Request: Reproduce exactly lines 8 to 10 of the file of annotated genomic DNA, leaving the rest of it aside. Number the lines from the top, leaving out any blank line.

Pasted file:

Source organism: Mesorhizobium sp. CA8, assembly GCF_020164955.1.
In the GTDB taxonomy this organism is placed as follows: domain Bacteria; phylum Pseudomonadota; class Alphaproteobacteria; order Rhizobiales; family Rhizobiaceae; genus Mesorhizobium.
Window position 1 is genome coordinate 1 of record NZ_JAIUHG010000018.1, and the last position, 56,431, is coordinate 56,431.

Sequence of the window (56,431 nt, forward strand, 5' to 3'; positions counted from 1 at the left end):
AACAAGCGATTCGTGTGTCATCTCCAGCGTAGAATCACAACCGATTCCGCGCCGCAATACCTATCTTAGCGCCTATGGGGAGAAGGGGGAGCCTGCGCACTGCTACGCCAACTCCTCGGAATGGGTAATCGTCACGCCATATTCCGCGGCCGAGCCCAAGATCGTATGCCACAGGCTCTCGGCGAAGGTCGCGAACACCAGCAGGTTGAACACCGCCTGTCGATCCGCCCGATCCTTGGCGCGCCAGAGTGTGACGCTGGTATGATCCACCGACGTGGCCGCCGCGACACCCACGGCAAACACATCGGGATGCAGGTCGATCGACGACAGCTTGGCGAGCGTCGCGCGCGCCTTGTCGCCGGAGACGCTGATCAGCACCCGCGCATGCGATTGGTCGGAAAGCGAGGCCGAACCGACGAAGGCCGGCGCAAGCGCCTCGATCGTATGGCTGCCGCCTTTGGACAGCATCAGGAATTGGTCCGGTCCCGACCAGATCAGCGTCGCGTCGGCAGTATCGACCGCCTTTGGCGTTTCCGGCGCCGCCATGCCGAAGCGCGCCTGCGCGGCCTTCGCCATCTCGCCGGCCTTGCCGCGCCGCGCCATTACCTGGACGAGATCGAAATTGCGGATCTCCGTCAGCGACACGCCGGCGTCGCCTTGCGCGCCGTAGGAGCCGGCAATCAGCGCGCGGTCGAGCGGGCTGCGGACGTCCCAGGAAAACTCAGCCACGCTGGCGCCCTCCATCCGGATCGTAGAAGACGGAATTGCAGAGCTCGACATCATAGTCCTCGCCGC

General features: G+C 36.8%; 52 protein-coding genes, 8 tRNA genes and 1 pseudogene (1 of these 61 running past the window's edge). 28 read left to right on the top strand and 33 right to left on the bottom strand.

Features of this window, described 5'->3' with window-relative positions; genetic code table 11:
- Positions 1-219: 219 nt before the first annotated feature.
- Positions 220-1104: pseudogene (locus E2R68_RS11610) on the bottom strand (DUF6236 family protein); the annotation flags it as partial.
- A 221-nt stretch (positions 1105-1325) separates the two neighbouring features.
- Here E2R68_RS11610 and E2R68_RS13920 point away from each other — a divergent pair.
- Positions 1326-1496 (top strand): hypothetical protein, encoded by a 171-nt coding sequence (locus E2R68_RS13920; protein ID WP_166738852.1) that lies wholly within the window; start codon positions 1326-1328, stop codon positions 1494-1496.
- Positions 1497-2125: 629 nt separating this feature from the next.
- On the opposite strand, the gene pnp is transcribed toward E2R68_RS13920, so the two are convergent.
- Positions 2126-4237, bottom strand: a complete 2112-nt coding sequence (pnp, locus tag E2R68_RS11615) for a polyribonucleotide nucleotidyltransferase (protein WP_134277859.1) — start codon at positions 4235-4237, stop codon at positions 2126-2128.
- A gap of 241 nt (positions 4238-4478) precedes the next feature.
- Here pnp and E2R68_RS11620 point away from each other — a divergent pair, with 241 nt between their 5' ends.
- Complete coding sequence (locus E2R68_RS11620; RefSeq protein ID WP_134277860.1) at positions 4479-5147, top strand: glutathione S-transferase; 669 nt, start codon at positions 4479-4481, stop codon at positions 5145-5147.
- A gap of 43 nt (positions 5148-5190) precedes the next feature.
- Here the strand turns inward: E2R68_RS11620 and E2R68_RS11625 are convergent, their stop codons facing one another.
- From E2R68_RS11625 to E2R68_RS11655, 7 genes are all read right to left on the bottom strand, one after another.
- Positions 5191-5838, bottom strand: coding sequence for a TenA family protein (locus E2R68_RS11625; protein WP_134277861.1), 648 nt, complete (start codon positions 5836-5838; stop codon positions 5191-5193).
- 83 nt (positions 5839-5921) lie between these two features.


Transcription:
- Positions 1-219: 219 nt before the first annotated feature.
- Positions 220-1104: pseudogene (locus E2R68_RS11610) on the bottom strand (DUF6236 family protein); the annotation flags it as partial.
- A 221-nt stretch (positions 1105-1325) separates the two neighbouring features.